Since early fall, 45 percent of consumers have been shopping online more than they did previously, according to the November Coronavirus Response Survey. The majority of these shoppers (56 percent) say they feel it’s safer to purchases items online rather than go into a physical store. Another 43 percent say they have more time and they’re online more often. And 40 percent say many physical stores either aren’t open, offer limited services or don’t have the sought-after product in stock.
This continued preference for shopping online correlates with the surge in COVID cases that began in September, according to Reuters. Now, after millions of people traveled over the Thanksgiving holiday, Dr. Anthony Fauci, director of the National Institute for Allergy and Infectious Diseases, says the U.S. is likely to experience “a surge upon a surge,” according to the ABC News story on November 29.
As such, Kantar Retail expects there to be a drop in new store openings, and instead growth in remodels by stores like Target and Walmart. However, discounters and shopping clubs will probably expand to underpenetrated markets in the U.S. The big question lies with ecommerce. Kantar says the unexpected and unprecedented growth seen in 2020 will leave online shopping at a permanently higher level in 2021 and beyond.
Additionally, Kantar expects online growth to continue in the coming years since so many retailers invested in delivery and store pickup options. However, as COVID wanes, the firm expects a deceleration in growth for online shopping. For the time being, though, the apparel sector should continue to enjoy sales growth online. As social distancing eases, though, Kantar advises stores that their services will play an important role in attracting shoppers and finding growth.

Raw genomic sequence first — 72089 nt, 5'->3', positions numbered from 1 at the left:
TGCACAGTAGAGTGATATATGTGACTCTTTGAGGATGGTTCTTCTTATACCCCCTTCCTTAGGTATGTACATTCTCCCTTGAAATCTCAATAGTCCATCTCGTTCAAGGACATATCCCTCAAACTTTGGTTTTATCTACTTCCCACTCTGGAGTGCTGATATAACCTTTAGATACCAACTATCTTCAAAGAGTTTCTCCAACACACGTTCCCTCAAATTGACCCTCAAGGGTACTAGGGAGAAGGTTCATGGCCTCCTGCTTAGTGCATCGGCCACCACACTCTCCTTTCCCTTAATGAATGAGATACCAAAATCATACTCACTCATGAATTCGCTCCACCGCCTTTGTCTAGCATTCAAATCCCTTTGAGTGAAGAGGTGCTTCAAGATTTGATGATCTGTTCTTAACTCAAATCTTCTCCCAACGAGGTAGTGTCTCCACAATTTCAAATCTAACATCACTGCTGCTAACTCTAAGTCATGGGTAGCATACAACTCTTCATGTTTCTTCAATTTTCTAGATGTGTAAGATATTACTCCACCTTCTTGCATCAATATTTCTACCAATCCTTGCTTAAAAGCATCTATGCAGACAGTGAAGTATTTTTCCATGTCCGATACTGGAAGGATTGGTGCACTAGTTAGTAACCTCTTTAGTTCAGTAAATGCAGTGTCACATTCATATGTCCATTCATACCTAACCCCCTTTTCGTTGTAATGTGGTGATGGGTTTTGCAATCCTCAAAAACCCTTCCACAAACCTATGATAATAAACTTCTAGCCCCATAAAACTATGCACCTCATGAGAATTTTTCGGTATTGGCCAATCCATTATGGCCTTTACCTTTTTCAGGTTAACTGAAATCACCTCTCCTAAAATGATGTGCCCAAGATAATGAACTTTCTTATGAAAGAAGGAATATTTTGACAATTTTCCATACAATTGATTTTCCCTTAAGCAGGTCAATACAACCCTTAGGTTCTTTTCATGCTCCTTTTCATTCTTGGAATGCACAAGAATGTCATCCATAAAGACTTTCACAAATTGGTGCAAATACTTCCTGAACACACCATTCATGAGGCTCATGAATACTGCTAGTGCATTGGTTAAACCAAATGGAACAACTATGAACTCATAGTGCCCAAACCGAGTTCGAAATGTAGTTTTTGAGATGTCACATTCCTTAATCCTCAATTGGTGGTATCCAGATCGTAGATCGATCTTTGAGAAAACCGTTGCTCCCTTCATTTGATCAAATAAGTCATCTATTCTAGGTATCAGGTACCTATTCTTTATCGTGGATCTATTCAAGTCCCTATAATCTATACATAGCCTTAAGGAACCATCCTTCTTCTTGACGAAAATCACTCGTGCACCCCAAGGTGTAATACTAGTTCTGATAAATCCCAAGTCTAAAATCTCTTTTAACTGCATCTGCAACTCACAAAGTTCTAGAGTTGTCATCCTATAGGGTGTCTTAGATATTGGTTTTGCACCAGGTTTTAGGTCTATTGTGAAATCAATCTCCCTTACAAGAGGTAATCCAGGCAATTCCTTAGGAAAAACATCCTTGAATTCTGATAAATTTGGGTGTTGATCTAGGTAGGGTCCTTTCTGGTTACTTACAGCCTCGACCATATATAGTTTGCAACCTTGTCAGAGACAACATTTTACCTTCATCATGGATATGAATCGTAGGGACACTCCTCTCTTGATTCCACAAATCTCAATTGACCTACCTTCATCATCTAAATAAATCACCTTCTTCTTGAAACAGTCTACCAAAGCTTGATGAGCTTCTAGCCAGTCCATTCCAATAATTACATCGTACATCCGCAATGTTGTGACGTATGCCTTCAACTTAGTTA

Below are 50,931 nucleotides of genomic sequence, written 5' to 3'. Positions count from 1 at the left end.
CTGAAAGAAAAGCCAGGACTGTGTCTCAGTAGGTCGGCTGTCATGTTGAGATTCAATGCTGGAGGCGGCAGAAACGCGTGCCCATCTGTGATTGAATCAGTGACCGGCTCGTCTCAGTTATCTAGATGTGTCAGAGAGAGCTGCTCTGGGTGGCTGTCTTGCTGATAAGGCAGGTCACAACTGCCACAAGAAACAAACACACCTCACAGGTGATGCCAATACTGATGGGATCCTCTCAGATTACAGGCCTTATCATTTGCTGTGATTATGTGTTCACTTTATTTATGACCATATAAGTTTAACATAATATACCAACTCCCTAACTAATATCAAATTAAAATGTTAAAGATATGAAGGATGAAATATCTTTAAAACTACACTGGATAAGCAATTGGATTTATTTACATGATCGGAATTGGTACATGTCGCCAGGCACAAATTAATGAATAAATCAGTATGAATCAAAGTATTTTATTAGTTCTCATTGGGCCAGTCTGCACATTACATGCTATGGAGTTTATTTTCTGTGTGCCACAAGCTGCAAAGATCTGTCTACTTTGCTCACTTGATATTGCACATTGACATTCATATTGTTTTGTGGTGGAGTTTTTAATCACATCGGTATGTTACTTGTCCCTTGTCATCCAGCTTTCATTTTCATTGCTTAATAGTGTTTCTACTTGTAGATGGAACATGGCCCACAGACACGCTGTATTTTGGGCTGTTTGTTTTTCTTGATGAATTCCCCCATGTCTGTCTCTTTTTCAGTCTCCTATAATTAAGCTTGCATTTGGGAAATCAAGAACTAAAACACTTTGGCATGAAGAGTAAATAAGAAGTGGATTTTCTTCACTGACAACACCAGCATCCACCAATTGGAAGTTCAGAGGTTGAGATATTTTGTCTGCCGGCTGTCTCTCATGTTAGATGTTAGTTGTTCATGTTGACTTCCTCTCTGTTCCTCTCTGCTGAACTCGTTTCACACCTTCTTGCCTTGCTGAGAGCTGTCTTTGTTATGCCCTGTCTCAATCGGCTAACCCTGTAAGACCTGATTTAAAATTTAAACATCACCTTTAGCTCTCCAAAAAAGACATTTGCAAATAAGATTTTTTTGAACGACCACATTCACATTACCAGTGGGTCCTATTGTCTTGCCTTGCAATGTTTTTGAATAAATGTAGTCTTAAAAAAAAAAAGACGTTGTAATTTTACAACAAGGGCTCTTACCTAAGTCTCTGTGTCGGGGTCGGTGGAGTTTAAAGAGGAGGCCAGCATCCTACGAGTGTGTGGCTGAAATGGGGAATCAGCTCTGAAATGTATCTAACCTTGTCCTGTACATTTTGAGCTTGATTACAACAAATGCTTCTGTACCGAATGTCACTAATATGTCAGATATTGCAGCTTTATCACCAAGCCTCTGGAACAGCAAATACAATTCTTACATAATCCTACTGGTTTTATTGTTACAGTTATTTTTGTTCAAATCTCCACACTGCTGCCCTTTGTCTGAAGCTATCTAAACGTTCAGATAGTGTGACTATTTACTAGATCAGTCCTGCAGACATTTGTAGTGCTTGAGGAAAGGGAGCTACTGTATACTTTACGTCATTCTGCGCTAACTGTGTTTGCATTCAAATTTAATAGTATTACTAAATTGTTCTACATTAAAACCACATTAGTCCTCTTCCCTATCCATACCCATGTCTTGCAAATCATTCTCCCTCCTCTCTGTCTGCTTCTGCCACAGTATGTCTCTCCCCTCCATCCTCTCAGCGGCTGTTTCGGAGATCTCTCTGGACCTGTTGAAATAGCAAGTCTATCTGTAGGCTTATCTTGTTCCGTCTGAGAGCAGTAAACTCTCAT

“Department stores, convenience and even mass retailers are well positioned here,” explains Kantar’s Timothy Campbell, director, U.S. consulting division.
But for now, 72 percent of consumers say they feel uncomfortable shopping for clothes in a brick-and-mortar locations due to COVID-19, according to the November Coronavirus Response Survey.
Consumers say they would feel more comfortable shopping for clothing in a physical store if there were hand sanitizer stations (62 percent) and if face masks were worn by all customers (60 percent), according to the November Coronavirus Response Survey.
Shoppers would also feel better if sales associates would all wear face masks and stay socially distant (57 percent), if retailers limited occupancy (55 percent), if there was extra distance between the clothing racks (52 percent), if there was heightened sanitation of all surfaces and clothing (49 percent), and if stores had temperature and symptom checks at the entrance (48 percent).